Simon Curwen has less than 650 miles to go until the finish of the 2022 Golden Globe Race, and could be the first boat to cross the line

The speed of the Biscay 36, Clara up the Atlantic has surprised many, not least her Golden Globe Race skipper Simon Curwen.

The British sailor, who is in the Chichester Class for entrants who make one stop in the race, is likely to be the first of the fleet to cross the finish line towards the end of next week.

“I am ahead of my best expectations in terms of speed up the Atlantic. It is partly because the boat is still in very good nick. The sails are pretty much as good as at the start, and the antifoul (he used Nautix A9000 SPC (“Self-Polishing Copolymer”) is good and the boat is lighter, as I’ve eaten a lot of food, so the boat has been going well. I have also been fortunate with the weather, and my routing, I think, has worked well. I have not done anything extraordinary at all, just kept to very straight lines, but I am a few days ahead of my most optimist expectations for coming up the Atlantic,’ said the Mini Transat veteran.

Simon Curwen's shorthanded and Mini Transat racing experience is helping him to optimise his boat for the weather conditions. Credit: Josh Marr/GGR 2022

Simon Curwen’s shorthanded and Mini Transat racing experience has helped him to optimise his boat for the weather conditions. Credit: Josh Marr/GGR 2022

Curwen, who led the 2022 Golden Globe Race through the Atlantic, Indian and Pacific oceans, was forced to stop in Puerto Montt, Chile to make repairs to his Hydrovane windvane steering, after the shaft on the topside of the vane body, which connects to the wind sensor, sheared off. To save weight, he was not carrying a spare windvane so could’t make repair without the original components.

Curwen had originally estimated that the 2022 Golden Globe Race would take him 220 days.

‘My optimistic time for the race was 220 days, and I did a 20 day detour to Chile so 240 days would be my revised estimate for the race, and with a bit of luck, I will be getting in a bit ahead of that,’ he said.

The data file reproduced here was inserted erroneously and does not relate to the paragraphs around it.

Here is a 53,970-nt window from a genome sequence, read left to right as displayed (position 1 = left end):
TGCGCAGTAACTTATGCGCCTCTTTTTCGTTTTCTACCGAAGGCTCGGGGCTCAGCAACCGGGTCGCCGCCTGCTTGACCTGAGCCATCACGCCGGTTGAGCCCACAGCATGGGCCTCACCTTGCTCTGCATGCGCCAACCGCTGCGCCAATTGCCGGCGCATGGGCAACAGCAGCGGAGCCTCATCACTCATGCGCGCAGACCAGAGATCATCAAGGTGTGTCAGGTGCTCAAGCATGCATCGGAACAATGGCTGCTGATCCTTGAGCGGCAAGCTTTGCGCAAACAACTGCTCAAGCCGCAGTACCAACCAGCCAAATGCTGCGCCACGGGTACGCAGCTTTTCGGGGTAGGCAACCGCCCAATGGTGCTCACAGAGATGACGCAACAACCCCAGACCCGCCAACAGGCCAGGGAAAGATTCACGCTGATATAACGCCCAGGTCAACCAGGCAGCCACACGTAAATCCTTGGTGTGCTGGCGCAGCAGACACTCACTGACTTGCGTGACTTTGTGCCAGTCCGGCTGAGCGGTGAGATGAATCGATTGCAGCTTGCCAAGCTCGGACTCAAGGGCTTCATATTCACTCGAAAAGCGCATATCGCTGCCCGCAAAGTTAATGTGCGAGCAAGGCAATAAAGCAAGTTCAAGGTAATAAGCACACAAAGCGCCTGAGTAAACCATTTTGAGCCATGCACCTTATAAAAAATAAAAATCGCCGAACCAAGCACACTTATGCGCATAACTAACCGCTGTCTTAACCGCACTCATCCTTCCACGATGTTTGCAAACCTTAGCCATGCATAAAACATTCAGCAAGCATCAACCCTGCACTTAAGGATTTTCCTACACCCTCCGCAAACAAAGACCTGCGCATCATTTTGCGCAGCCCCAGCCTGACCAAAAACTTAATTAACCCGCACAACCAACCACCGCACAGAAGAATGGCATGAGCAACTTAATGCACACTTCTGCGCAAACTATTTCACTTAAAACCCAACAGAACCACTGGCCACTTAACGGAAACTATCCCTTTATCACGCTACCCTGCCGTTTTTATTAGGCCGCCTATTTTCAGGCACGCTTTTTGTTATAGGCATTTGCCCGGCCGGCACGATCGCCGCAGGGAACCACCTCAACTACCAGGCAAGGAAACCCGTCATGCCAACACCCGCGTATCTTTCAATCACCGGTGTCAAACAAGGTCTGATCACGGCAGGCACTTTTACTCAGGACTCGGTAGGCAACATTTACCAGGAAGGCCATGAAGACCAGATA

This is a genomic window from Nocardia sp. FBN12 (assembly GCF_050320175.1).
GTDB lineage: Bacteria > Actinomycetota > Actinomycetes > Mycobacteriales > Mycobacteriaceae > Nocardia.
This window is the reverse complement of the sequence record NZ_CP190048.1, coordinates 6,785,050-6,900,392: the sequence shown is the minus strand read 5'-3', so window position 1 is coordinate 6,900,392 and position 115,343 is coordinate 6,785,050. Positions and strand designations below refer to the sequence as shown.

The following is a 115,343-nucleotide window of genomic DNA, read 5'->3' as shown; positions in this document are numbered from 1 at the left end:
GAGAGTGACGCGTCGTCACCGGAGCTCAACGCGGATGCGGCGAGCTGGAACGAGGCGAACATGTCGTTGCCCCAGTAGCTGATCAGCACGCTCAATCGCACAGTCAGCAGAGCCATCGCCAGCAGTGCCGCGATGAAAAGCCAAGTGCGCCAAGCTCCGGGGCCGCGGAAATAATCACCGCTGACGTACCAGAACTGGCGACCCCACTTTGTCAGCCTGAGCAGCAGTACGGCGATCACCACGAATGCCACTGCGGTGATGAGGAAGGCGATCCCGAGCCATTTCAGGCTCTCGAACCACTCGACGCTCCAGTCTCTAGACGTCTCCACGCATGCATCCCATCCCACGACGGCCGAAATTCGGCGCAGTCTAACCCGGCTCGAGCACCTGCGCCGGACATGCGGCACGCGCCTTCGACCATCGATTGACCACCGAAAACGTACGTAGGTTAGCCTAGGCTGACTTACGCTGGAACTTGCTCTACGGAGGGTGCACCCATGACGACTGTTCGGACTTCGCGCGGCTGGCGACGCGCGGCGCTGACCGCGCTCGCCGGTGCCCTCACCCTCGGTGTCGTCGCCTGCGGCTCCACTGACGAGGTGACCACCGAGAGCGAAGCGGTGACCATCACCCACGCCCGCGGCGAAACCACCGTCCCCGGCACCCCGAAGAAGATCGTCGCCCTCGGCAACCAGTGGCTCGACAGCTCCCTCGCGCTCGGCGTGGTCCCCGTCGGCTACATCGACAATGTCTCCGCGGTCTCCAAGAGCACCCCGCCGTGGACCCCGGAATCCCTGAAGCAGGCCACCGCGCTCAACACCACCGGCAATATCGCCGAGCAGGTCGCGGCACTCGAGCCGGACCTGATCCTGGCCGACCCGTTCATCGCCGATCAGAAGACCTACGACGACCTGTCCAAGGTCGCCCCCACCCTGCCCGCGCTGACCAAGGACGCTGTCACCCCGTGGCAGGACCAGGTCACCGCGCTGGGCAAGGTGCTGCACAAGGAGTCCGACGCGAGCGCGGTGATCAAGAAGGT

Although Curwen has made impressive gains up the Atlantic, South African skipper, Kirsten Neuschafer, who is currently in first place, still holds the best speed records in the 2022 Golden Globe Race.

It has been a frustrating week for Kirsten Neuschafer as she makes her way towards the equator

Kirsten Neuschafer currently holds the speed records for the 2022 Golden Globe Race Credit: Kirsten Neuschäfer/GGR2022

Her Cape George 36 cutter, Minnehaha, has a sail area of 806 sq ft, which has helped her achieve the best 4 hour speed average (9.80 knots), best 24 hour distance (218.9nm) and best 7 day distance (1,216.2nm) records of the race.

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The forecast for Biscay for the next week is currently predicting highly localised and fast changing weather systems.

Curwen is receiving weather reports via his weather fax, but is not picking up radio yet; he also is unable to transmit on his HF radio.

‘I won’t be able to fix the HF. I will not be transmitting on HF between here and the finish. My antenna for receiving is absolutely fine, which is how I am picking up the weather fax, and I have, at times, been able to listen into the other entrants buddy chats. The problem is that my counterpoise for transmission is totally inadequate. It is my installation, my fault and there is nothing I can do about that. I have tried internally but it needs a ground plate on the outside of the hull, which I can’t install.’

A man in a cockpit of a boat

Simon Curwen led the 2022 Golden Globe Race, until a broken Hydrovane forced him to stop to make repairs. Credit: GGR2022 / D&JJ GGR2022 / D&JJ